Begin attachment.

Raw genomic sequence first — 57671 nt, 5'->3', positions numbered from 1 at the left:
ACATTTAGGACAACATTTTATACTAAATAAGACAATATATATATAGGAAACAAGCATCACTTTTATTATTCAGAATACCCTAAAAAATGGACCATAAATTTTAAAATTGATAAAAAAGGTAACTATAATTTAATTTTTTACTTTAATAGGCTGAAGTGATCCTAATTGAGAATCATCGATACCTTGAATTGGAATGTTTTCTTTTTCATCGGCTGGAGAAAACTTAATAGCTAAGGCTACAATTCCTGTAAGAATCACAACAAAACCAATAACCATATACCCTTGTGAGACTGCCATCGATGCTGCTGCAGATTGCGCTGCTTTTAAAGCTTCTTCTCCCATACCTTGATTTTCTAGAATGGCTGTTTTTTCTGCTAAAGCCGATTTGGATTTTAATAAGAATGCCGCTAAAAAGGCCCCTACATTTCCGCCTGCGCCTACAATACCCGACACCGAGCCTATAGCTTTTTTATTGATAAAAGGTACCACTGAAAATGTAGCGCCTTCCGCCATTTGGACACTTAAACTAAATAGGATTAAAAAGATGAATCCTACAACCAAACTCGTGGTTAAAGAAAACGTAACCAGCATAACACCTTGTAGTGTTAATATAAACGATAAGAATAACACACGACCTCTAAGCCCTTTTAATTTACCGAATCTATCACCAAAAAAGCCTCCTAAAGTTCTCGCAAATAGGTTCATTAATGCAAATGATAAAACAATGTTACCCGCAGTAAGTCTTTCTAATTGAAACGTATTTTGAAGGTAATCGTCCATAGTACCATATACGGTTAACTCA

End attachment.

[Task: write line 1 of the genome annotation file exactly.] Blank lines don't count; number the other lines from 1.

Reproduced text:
Raw genomic sequence first — 57671 nt, 5'->3', positions numbered from 1 at the left: